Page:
Over the years, I've tried countless self-adhesive splicing tapes hoping to find one perfect for vacuum veneering. Some were too strong and impossible to remove after pressing a veneered panel. Others were not strong enough to hold the veneer seam tight. When I found a tape that I thought was just right, it turned out to be problematic because it contaminated the veneer face with adhesive after 1,700lbs of pressure was applied from my vacuum press. Blue painter's tape is a great example; it will hold a joint tight and remove easily but if you leave it on the veneer face during pressing, you'll find that it leaves a deep residue which can make staining and finishing a major headache.
Not long ago, one of our customers made a suggestion for me to try a tape that he had been using in a vacuum press and getting exceptional results. I ordered samples and found the same positive outcome. I'm quite thrilled with this stuff to be honest so I'm offering it here and hoping it will catch-on as the ultimate replacement for all other veneer tapes. We call it "Quick Stitch" because it is the fastest usable veneer tape available.
There's a lot to love about this tape!
Cut a clean edge on the veneers to be jointed/spliced. A sharp veneer saw is ideal for this task. Align the mating edges and hold tight with finger pressure. Place a small strip of Quick Stitch tape across the joint on the veneer face at 4 to 6 inch intervals. Then apply a fulll-length strip over the entire joint line. Press firmly with finger pressure or a seam roller. Flip the veneer face over and inspect the joint for gaps. If the joint is tight, flip the veneer back over so the face is upright. Set up your vacuum press and vacuum bag. Prepare the substrate with the proper veneer adhesive and lay the veneer onto the project panel. After pressing, simply remove the tape by pulling it off slowly at a 45 degree angle left or right of the joint line. If the tape is difficult to remove or pulls up splinters from the veneer, simply heat the tape with a hair dryer before proceeding. Sand and finish the veneered panel.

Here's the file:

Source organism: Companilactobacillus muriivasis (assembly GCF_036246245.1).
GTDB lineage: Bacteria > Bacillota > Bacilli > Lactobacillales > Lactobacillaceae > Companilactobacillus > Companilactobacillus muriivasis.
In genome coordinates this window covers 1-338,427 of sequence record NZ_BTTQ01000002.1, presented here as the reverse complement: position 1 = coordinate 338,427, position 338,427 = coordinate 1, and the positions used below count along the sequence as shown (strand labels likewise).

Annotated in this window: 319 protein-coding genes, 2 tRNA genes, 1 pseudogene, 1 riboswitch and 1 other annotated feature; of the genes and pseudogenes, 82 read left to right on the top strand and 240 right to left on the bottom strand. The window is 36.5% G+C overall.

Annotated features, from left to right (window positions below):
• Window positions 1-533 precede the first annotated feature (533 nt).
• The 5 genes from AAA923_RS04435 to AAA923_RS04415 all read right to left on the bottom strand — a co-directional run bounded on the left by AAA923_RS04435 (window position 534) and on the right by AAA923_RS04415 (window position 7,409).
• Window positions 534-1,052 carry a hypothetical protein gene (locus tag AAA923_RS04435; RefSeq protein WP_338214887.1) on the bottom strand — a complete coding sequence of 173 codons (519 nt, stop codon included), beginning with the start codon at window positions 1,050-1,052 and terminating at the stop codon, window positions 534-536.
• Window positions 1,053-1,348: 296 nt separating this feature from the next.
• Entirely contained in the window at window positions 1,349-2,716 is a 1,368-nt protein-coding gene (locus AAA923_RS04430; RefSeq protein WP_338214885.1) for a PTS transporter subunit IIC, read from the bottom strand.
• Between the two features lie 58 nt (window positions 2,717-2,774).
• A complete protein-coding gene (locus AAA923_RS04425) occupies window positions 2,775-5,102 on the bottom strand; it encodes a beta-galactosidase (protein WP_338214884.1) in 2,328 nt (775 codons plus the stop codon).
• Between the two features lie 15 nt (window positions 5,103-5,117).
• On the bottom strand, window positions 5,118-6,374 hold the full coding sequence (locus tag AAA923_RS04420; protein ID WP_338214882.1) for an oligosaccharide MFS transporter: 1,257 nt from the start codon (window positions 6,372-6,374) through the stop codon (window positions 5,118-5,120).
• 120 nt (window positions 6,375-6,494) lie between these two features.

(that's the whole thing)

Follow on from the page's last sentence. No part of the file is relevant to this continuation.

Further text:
What can I do to remove the tape without it pulling up the wood fibers on an old, brittle veneer?
The grain in some veneer species can be tedious to work with. Mahogany is a good example because its grain splinters off very easily. Before you start the main project, it is always a good idea to check out the tape on a scrap or test panel. Some users have provided feedback that they were able to mitigate tearing issues with stubborn or sensitive veneers by heating the tape with a clothes iron. When using this technique, it is important to avoid excessive pressure on the tape as this can cause the adhesive to migrate onto the veneer.
Why is this tape thicker than regular veneer tape?
If it were thinner, the tape would be difficult to remove in one piece. Though it is .002" thicker, you won't have any problems with a layer of tape causing surface defects on the project panel.
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